(1) Subclass Sarcopterygii

The Sarcopterygii are known as “fleshy-finned” fish because the skeletal support for their paired fins extends outside of the body wall.  The entire group is often called “lobe-finned” as well, making for some confusion between the group as a whole and the subgroup Actinistia. 

The Actinistia are represented by only one extant form, a "living fossil" called the coelacanth from the Indian Ocean. Many extinct species of Actninistia lived in shallow-, fresh-water environments, however.

Lung-Fishes.  Six extant species of lungfish inhabit the Southern Hemisphere, usually living in stagnant, swampy areas gulping surface air. When water levels drop, they are capable of surviving burrowed in the mud in a state of torpor.  Among all fishes, the lungfishes are the group that is most closely related to the tetrapods.

(2) Subclass Actinopterygii- the ray-finned fishes

In the ray-finned fishes, the skeletal support for the paired fins is inside the body wall, so that all you see of the fins externally are the ray-like structures in the webbing of the fins themselves. The ray-fins have a long evolutionary history culminating in our most familiar fishes.  Past adaptive radiations have left only a few survivors, like sturgeons and garfish.  The most recent adaptive radiation consists of the group Teleostei, which includes trout, bass, perch, goldfish, tunas, butterfly fish, and most of the fish with which we are familiar.  They represent over 95% of all extant species of fish.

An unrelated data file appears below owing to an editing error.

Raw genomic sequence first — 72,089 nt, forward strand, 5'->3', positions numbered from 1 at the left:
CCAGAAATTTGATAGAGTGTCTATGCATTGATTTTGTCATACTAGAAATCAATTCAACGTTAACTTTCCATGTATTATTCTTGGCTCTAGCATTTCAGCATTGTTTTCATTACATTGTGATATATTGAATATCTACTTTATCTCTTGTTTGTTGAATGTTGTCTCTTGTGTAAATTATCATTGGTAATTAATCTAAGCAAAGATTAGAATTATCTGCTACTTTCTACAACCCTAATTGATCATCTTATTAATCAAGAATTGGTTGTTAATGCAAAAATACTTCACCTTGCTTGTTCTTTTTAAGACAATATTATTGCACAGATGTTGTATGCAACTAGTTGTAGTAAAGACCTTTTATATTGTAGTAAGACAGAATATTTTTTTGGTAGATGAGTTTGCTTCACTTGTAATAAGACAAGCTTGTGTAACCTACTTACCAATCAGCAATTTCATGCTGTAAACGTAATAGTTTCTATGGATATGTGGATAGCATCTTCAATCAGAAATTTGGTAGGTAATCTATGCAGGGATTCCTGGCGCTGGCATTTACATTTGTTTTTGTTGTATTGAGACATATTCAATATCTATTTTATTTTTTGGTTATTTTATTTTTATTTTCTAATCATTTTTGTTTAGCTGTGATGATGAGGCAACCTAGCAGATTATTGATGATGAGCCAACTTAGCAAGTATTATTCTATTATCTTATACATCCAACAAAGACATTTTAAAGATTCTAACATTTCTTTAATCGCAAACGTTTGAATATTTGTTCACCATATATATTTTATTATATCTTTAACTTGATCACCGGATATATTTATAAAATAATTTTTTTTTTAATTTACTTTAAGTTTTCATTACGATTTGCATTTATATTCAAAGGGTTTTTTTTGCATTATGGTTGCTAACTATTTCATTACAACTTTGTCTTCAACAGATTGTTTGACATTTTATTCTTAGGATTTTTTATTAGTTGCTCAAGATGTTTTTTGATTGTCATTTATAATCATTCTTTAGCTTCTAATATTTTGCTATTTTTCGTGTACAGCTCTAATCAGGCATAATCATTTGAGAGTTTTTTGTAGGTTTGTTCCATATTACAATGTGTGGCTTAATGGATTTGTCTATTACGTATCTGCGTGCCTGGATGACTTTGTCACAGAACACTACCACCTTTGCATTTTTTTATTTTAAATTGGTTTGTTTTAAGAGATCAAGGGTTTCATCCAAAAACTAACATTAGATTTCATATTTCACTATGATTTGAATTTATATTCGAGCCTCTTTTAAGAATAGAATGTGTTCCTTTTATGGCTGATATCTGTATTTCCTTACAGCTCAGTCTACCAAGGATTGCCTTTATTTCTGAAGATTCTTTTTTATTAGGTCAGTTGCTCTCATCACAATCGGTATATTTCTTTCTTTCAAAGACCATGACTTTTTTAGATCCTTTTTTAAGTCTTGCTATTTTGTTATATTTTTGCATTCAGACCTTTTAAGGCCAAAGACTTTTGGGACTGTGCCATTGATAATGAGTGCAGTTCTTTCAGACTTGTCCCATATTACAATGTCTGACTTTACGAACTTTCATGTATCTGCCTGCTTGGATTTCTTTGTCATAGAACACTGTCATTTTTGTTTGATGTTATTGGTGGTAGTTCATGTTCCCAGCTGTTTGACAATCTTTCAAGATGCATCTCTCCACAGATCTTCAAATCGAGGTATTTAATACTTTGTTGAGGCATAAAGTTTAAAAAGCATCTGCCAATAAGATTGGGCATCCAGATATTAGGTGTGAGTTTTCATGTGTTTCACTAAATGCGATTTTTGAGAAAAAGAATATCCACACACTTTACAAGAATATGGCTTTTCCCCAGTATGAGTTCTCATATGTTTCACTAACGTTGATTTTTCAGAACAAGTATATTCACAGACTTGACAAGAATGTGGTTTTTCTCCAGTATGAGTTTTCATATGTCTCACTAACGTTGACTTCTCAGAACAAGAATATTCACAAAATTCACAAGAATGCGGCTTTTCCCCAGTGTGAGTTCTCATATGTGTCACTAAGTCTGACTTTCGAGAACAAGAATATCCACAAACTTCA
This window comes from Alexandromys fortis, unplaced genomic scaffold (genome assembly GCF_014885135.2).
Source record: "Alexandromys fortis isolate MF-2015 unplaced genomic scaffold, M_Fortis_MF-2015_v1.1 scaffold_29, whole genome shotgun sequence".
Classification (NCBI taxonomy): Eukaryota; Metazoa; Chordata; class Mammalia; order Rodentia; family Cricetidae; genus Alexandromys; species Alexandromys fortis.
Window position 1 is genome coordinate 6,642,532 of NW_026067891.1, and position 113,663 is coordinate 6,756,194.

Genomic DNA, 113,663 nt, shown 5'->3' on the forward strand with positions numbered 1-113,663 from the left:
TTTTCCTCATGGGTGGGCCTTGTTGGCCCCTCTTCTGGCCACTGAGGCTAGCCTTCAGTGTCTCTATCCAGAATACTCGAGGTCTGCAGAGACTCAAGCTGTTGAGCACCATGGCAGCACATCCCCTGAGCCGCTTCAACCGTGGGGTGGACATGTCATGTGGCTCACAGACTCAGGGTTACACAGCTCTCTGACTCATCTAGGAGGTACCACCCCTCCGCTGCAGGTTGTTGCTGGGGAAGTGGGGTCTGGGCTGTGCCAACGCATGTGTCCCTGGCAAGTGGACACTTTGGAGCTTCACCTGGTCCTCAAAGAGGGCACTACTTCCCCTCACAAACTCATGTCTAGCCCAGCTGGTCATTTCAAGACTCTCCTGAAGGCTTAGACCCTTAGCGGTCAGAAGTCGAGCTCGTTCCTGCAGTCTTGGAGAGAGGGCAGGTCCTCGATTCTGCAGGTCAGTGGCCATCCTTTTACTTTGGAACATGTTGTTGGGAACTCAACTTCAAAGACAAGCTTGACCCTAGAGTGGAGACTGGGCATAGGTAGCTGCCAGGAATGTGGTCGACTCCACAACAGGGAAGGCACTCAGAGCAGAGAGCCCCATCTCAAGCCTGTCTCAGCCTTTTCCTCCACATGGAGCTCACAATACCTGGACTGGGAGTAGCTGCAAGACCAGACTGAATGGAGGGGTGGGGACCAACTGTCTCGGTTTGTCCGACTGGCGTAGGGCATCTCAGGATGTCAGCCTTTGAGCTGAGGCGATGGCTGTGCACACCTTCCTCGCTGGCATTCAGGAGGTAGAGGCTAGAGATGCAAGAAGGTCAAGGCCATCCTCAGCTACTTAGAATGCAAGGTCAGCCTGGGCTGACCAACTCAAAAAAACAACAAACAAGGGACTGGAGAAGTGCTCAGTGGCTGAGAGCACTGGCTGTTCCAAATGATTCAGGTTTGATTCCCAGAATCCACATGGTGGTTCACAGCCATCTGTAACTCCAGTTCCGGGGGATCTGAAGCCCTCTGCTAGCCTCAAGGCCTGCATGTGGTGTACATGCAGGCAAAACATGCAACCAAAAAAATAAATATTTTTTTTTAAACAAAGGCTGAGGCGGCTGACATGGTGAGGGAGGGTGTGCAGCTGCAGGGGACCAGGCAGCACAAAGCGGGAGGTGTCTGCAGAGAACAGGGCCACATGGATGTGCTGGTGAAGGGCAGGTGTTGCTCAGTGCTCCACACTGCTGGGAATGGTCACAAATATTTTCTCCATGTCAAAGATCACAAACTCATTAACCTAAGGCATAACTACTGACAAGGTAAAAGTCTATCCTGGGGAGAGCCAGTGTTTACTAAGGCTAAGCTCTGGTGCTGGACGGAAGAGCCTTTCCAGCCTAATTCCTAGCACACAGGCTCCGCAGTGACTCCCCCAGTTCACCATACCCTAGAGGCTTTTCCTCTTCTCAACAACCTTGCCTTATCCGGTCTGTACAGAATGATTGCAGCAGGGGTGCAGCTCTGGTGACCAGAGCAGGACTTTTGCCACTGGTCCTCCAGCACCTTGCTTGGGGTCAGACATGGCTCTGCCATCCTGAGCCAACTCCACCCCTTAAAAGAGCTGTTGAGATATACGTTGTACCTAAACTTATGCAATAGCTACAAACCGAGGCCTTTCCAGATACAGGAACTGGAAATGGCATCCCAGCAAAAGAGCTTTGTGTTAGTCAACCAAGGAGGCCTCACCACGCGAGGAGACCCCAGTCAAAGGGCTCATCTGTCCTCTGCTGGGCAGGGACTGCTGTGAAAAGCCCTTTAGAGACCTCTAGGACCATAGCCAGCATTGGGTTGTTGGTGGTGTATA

Examine the fishes on display, noting the variation in body form among them as well as the features that are common to the group as a whole.

Here are some orders representing the diversity of Teleost fishes.  You lab instructor may provide you with an opportunity to make a report about one of these orders.

Order 
# Species
Familiar Examples
Anguilliformes
738
Fresh and Saltwater Eels
Clupeiformes           
330
Herring, Anchovies, Sardines
Salmoniformes           
320
Trout, Salmon
Osmeriformes           
236
Smelt
Cypriniformes           
2662
Minnows, Suckers, Carp
Siluriformes           
2405
Catfish
Myctophiformes           
241
Deep sea luminescents
Beloniformes
191
Flying fish
Scorpaeniformes
1271
Rockfish, Sculpins, Scorpion fish
Perciformes
9293

Perch, Tuna, Mackerel, Damselfish, Wrasse, Snapper, Goby, Seabass, Croaker, Barracuda